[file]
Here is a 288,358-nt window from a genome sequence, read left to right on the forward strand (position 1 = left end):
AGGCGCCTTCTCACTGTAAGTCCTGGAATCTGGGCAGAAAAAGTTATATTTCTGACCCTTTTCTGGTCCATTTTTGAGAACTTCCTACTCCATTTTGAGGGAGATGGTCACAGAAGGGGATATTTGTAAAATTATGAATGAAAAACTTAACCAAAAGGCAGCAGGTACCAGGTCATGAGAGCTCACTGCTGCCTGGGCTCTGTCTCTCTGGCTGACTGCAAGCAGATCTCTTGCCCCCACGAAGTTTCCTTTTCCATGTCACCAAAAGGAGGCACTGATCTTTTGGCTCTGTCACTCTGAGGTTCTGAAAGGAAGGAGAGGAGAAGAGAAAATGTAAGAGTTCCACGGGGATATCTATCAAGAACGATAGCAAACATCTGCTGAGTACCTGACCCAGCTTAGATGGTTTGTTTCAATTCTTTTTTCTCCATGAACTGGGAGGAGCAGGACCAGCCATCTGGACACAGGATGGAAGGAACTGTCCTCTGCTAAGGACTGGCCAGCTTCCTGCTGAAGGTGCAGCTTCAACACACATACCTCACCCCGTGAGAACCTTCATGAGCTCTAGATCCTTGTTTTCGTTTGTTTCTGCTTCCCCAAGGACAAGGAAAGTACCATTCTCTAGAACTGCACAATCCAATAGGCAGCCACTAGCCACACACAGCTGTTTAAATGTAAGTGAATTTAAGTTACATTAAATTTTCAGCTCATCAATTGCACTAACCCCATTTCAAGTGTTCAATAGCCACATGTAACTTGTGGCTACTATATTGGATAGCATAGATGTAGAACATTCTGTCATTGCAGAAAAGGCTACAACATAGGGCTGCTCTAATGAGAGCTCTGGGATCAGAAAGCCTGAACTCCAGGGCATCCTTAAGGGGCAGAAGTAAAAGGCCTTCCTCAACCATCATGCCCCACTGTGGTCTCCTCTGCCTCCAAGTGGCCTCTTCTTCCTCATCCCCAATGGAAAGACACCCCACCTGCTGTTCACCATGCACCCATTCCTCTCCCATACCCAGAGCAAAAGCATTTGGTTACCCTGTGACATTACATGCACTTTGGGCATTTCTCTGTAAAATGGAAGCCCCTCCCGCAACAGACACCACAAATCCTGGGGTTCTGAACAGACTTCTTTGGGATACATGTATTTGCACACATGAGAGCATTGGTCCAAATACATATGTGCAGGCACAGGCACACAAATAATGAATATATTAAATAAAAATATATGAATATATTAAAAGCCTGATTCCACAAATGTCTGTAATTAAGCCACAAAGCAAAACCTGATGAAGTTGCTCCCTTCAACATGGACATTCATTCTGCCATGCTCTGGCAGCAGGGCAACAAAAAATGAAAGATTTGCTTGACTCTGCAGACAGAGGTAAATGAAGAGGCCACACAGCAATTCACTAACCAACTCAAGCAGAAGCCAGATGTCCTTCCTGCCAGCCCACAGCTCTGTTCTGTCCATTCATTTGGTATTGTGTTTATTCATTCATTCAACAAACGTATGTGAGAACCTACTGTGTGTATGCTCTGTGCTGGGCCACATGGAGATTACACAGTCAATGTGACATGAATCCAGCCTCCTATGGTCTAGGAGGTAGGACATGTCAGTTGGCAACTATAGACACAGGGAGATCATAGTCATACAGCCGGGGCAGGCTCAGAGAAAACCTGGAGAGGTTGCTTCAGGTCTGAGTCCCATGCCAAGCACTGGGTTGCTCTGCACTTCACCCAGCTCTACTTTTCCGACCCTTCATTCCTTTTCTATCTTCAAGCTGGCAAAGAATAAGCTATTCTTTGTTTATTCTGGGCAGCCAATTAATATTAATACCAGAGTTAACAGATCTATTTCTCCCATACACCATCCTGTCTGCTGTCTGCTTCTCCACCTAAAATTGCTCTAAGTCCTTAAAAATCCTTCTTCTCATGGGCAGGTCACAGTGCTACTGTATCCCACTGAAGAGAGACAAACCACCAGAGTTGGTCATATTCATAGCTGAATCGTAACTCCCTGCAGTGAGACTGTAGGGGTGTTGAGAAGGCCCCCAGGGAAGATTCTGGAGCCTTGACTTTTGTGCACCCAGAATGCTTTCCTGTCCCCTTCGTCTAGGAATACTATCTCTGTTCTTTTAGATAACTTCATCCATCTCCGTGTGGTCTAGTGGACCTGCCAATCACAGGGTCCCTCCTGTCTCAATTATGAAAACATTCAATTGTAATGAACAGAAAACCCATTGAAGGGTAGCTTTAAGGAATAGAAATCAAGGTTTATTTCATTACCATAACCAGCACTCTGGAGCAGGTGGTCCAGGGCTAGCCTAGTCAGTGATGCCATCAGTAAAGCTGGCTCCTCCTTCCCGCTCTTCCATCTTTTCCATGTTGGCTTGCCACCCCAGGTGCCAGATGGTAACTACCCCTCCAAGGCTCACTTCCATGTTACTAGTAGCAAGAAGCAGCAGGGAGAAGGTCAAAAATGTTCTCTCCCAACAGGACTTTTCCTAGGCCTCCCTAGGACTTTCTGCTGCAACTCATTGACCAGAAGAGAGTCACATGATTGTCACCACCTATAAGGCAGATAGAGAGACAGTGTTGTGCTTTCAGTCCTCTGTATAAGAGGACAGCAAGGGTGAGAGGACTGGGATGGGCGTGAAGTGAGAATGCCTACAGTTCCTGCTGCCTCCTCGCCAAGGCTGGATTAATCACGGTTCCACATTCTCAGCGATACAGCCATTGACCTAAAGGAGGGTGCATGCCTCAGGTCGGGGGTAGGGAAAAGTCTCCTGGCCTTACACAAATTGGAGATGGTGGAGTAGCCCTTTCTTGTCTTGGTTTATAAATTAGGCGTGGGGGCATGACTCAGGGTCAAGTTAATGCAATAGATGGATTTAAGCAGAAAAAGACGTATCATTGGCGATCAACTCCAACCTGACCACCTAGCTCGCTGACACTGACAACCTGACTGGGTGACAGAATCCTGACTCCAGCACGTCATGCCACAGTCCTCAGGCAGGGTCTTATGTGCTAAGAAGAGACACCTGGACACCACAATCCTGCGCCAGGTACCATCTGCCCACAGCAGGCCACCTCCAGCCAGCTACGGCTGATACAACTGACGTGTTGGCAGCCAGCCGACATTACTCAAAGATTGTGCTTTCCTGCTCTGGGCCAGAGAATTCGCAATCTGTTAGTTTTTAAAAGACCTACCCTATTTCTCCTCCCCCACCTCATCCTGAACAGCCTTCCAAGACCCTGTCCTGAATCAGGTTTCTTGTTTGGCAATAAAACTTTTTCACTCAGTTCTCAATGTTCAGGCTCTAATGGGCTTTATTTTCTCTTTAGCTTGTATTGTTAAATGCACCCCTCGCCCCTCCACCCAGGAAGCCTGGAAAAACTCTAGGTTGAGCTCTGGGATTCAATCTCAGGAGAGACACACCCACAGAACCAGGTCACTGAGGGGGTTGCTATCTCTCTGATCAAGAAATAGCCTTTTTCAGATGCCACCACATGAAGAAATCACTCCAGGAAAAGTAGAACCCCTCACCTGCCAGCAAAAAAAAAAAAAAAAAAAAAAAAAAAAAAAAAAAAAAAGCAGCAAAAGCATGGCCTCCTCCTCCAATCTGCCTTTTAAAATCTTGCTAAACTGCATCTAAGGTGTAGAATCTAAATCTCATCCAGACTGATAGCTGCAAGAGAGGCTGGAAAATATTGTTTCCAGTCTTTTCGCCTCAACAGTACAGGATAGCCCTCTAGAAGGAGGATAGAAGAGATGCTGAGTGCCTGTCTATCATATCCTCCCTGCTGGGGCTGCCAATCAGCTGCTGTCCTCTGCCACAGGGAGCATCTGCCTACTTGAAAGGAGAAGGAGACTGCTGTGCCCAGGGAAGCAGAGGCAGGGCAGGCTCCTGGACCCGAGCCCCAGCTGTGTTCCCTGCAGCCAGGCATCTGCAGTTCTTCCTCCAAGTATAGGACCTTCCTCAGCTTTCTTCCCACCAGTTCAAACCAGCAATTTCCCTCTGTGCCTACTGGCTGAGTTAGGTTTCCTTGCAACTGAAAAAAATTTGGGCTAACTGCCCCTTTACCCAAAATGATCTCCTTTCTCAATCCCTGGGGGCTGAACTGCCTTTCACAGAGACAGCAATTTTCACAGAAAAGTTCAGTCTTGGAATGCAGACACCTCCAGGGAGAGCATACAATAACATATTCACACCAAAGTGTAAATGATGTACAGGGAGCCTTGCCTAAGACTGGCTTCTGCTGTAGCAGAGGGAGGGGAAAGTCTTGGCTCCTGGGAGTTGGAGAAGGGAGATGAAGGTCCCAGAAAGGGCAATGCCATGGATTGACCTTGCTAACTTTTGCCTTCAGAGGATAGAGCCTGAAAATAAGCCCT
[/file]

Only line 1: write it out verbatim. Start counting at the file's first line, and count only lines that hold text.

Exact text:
Here is a 288,358-nt window from a genome sequence, read left to right on the forward strand (position 1 = left end):